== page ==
Recession Rockin? Entrepreneurs Come Knockin’!: Tips for job-challenged

by Sandra Fathi on March 19, 2009

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Grow your own job - Photo by TimTom - http://www.flickr.com/photos/timtom/

Grow your own job - Photo by TimTom - http://www.flickr.com/photos/timtom/

It’s never a good time to start a business per se – there are always challenges and obstacles. Recessions certainly don’t seem like the best of environments but I think they can be greenfields of opportunities. I started my business (Affect Strategies) six months after 9-11, in New York. I remember when I told my boss that I was leaving my job to start my own company, he looked at me like I was insane and added a fatherly, ‘Are you sure you really want to do this?’ It was the best decision I ever made. I had been contemplating starting my own business for years and I never had the guts or had enough cash to make it happen. In April 2002, I still didn’t have either but I made a leap of faith and I’ve never looked back.

At the time, I was in technology marketing and PR, companies were cutting budget and heads were rolling left and right. The economy was still feeling the effects of the burst of the tech bubble and NY had the extra weight of 9-11 to factor in. But, I saw it as an opportunity. Companies were letting go of permanent employees but looking for on-demand resources for marketing and public relations services that they desperately needed. My former boss became my first client. Soon, I started getting business from colleagues and former associates. At first, it was on a project-by-project basis, later, on small retainers. Clients were cautious to make long-term commitments but their workload had only increased as headcount and budgets were cut and they needed more hands on deck. Within weeks, I was hiring friends to help offset my own workload and within a few months, I began hiring full-time employees myself.

I will also add that three months after I left my job to start my own business, my husband was let go of his job in the finance industry. We thought the timing could not have been worse. However, it gave him an opportunity to reassess his own career and he wound up establishing his own Internet start-up a few months later. (Warning – if you and your spouse are going to start two new businesses at the same time, you may want to hire a full-time marriage counselor. It can be done, but whoa, not easy.)

So, for the job-challenged or about to be jobless right now, I have a few suggestions:
1. Start cooking up an idea, and fast. There are many ways to make a living and earn money. Think about what you are passionate about, what makes you happy and what is going to earn you a living in the near future. If you are working, use your off-time to lay the foundation for you new business. If you are not working, there is nothing to prevent you from starting a new business and still seeking a full-time job at the same time.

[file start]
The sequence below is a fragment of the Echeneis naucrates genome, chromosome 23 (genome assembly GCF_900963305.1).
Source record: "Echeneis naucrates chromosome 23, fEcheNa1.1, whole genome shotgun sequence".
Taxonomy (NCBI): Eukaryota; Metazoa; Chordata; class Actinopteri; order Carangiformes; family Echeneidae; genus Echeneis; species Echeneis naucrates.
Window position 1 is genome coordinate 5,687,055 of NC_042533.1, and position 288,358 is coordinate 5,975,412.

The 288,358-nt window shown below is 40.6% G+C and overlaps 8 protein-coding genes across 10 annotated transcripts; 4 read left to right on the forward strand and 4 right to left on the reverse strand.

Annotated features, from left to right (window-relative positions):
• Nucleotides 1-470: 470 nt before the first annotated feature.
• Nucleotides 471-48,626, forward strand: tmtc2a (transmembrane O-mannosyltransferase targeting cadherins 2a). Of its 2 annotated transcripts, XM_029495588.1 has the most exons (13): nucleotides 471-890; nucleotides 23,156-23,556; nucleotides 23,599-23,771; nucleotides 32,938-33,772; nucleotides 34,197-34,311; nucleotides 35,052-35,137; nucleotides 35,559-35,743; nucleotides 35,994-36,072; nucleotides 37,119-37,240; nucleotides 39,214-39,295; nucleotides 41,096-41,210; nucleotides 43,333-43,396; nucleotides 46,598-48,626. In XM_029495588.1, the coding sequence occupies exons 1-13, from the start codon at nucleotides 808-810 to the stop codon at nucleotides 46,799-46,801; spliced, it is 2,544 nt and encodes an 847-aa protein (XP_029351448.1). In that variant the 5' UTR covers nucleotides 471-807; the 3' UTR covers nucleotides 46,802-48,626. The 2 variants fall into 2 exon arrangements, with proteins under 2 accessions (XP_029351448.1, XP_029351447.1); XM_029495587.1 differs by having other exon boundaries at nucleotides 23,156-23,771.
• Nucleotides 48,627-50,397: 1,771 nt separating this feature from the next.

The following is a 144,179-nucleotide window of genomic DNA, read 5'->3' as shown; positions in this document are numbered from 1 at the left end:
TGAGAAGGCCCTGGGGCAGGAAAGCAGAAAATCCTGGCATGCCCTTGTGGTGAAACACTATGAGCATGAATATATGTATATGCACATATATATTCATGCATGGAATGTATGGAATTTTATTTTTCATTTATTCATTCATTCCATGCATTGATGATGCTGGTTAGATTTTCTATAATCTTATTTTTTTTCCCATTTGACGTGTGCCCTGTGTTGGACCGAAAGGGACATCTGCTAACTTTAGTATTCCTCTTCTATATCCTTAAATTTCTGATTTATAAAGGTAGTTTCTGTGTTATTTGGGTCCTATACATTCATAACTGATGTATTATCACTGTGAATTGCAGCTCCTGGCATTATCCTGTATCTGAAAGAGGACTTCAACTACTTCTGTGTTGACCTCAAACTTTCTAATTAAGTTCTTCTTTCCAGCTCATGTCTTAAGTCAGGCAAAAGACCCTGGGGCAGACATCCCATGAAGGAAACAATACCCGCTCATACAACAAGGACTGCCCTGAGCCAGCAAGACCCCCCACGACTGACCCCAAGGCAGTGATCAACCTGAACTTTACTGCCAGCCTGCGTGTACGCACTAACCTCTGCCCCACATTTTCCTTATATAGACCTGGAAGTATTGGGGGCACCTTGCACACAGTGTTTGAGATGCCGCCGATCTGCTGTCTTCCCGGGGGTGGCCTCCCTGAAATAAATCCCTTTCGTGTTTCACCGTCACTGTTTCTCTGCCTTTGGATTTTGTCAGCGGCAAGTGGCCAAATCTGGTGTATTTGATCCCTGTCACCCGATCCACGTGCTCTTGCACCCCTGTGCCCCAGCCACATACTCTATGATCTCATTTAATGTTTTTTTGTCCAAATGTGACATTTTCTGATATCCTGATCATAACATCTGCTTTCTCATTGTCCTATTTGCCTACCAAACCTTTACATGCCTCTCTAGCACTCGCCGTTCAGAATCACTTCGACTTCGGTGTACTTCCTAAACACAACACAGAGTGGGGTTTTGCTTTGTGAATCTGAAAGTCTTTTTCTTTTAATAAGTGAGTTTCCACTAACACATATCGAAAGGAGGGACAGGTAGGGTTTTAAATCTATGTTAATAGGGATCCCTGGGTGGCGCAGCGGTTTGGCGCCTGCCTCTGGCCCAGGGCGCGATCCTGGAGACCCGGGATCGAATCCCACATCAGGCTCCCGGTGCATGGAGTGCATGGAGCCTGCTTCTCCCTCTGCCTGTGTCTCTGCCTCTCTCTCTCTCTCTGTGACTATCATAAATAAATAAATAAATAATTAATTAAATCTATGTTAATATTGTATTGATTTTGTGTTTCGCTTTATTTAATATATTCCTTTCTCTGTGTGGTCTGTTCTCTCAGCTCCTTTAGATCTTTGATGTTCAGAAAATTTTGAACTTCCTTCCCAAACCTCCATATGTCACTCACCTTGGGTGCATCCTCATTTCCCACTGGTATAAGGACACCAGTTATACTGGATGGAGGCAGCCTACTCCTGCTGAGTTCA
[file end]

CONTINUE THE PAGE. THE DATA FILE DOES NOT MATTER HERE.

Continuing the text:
2. Hang out your own shingle. Can you be a consultant or freelancer in your industry? Start taking on project work. Contact everyone you’ve ever worked with (in a relevant position) and network your tush off. If you are smart, ambitious and talented at your job, you can find opportunities to build a foundation for a new business or tide you over until find a full-time gig.
3. Combine forces. Friends and colleagues in the same position as you? Work together and you can have an instant company. Add their network to yours, and you have double the reach and double the workforce than you did before. Some of the most successful entrepreneurs came in pairs: Steve Jobs & Steve Wozniak (Apple), Bill Gates & Paul Allen (Microsoft), Ben Cohen & Jerry Greenfield (Ben & Jerry’s).
4. Be frugal, not cheap. Although some start-ups require heavy investments of cash, many businesses can be started for almost nothing. Use technology and free or practically free services to establish yourself. Legal services are available online to incorporate for less than $100. These days you can have a website in 30 minutes for less than $50. You can work from a virtual office and pay employees by the hour on an as-needed basis until you have enough work to go around. Use social networks and email to promote your business. Spend on the things that are critical for your business but find inexpensive alternatives whenever possible.
5. Work your ass off. Starting your own business is not easy. It can be the hardest job you’ll ever do, but also, the most rewarding. At least you are toiling away for yourself rather than someone else. In the end, you reap the rewards of your own hard labor.

{ 1 comment… read it below or add one }

walter 03.19.09 at 8:34 pm

what a helpful post

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